The ‘wandering womb’ survived in medical literature, coexisting with contradictory theories and new finds. But this creative interpretation of the workings of the female body was about to take another sinister twist. The threat of the ‘wandering womb’ was increasingly used as a way for men to exert power over women. For starters, frequent sexual activity and pregnancies were encouraged as ways of avoiding ‘diseases of women’. Moreover, in Edward Jorden’s 1603 The Suffocation of the Mother, uterine disorders (‘hysteria’, from the Greek hystera, ‘womb’) were used to explain mysterious circumstances. The ‘wandering’ of the womb could cause hysteria, which was connected to witchcraft. This is a complex topic, which I will explore at another time. For now, suffice it to say that, even though ‘hysteria’ was described as having Hippocratic origins and being a millenary condition, that is hardly true.

Connecting the increasingly popular label of ‘hysterical’ to Hippocrates added legitimacy to it. It made the new diagnosis of disruptive people more authoritative, especially at a time of social and religious upheaval. The phenomenon of ‘hysterics’ was largely created by (usually male) doctors. Yet, at its core, there was the haunting Greek image of ‘an animal within an animal’, a parasite within us who could control us and cause havoc inside, at its will. Crucially, there was the underlying belief that wombs made women irrational: if for the Hippocratics, the womb caused physical symptoms, later doctors believed it to cause psychological dysfunctions. But more on that later – I’m off to have some tea with my ever-thirsty, wonderful womb.


Hippocrates, Diseases of Women, edited and translated by Paul Potter, (Cambridge, MA: Harvard University Press, 2018).

Edward Jorden, A Brief Discourse of a Disease Called the Suffocation of the Mother (London: John Windet, 1603)

Plato, Timaeus (London: Trubner, 1937).

Further Reading:

Jacques Jouanna, Hippocrates (Baltimore: Johns Hopkins, 1999).

Helen King, Hippocrates’ Woman: Reading the Female Body in Ancient Greece (New York: Routledge, 1998).

Helen King et al., Hysteria Beyond Freud, (Berkeley: University of California Press, 1993).

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Key Concepts

What are the ‘Non-Naturals’?

When I was growing up, I was told to avoid cold showers if I was having my period. I was also not supposed to leave the house with my hair wet unless it was summer. When we travelled to the mountains, my maternal grandmother would ‘fill her lungs with forest air’. She claimed to feel instantly healthier.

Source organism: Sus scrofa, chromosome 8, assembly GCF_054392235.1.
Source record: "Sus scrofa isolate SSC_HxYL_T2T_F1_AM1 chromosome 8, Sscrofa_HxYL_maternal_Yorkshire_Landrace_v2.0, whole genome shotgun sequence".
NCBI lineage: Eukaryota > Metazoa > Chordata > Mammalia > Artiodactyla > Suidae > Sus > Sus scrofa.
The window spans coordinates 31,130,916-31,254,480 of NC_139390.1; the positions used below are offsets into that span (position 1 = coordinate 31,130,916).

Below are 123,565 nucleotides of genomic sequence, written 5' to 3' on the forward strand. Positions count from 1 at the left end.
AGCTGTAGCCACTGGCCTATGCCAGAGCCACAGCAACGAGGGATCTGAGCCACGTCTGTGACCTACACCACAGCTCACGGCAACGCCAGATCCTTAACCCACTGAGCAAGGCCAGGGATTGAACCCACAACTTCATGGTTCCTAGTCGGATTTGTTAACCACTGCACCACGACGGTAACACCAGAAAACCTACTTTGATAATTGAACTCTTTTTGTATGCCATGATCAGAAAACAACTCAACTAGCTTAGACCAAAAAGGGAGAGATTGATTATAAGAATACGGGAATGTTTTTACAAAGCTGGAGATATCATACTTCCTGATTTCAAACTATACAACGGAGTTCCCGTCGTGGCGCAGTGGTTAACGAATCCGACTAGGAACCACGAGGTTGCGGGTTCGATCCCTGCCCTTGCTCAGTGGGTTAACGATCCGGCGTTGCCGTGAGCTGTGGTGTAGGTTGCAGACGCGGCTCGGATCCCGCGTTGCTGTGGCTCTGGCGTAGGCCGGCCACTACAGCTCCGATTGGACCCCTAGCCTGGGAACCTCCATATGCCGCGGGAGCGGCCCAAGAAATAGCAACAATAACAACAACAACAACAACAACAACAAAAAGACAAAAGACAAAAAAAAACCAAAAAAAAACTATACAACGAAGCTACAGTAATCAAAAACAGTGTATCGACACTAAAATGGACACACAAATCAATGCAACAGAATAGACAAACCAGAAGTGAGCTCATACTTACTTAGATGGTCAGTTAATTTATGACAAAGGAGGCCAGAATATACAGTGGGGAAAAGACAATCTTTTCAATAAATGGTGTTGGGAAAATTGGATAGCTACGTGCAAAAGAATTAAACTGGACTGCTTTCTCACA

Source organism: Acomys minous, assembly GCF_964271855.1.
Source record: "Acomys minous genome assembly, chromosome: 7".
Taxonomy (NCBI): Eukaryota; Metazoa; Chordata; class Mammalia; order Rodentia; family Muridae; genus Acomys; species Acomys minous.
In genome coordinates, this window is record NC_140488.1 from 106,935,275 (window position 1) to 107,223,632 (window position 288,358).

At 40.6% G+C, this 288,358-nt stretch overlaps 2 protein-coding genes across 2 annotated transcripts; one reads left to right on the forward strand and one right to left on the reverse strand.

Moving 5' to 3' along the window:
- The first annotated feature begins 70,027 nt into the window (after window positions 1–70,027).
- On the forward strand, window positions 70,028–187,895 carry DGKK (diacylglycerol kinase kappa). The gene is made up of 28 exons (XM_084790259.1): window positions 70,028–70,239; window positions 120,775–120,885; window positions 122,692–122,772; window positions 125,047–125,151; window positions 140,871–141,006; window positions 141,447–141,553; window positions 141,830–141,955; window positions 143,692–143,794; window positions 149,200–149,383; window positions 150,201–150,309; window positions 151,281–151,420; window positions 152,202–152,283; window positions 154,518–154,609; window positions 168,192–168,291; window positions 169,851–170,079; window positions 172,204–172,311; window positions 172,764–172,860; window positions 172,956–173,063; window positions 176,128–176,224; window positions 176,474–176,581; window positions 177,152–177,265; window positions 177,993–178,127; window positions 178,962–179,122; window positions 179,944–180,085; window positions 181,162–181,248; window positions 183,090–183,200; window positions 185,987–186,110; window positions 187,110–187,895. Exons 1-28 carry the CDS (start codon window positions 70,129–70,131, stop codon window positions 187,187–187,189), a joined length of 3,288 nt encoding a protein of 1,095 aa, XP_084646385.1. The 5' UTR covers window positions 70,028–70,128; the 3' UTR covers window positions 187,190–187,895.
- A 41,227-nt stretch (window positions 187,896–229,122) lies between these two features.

We all heard similar things, but the origin of this advice is often unclear. Going beyond family anecdotes, there’s the vast world of complementary and alternative medicine (CAM), from which much of this knowledge derives. Born in no small measure from a deeply felt disappointment at orthodox medicine, this discussion is often framed as an opposition between traditional and empirical knowledge and a medicalised, intervention-based, hospital-centred model of care. So, alternative medicine often focuses on lifestyle: diet, exercise, sleep, and overall well-being are taken into consideration.

Paradoxically, this feels old and new at the same time. For instance, the adoption of a more plant-based diet can be seen as a trendy choice by some today, while for others it is linked to a long tradition of accumulation of knowledge, often by marginalised communities (think of Buddhist monks, for instance).

As always, I am struck by how studying the history of medicine can help us navigate the present. But this is a (very) big topic, and I want to concentrate on the idea of ‘non-naturals’ in the past. So, first things first. If we think of a 16th-century person interested in buying a book about domestic medicine at their local fair, they would usually be able to choose between two big groups: books with recipes for common ailments, and regimens for a healthy life. The first group was usually about treating a specific problem, while the latter was about preventing disease in the first place.

From Hippocrates in the 5th century BCE to the 18th century, the main framework through which Europeans understood medicine was the humoral theory.  People had four humours (blood, phlegm, black bile, and yellow bile), and it was believed that their imbalance was responsible for illness. But humours were of course not the only factors in explaining health (or the lack thereof). If recipes were aimed at treating the sick body, regimens were guides to conserve health. Treatment and prevention were two sides of the same coin: medicine was not only a healing art but the art of preserving health.

So, how would a 16th-century person go about preventing illness? Besides keeping humours in balance (with bloodletting and similar methods), they needed to be mindful of the six ‘non-natural’ things which determined health: food/drink, exercise/rest, air, sleep, evacuation, and emotions. Described by Hippocrates and further developed by Galen in the second century CE, guidelines about the non-naturals abounded in medieval and early modern medical texts, especially regimens of health, authored by physicians. But what did they say? And how do they relate to my grandmother breathing in the pine-scented forest air?

1. Food and Drink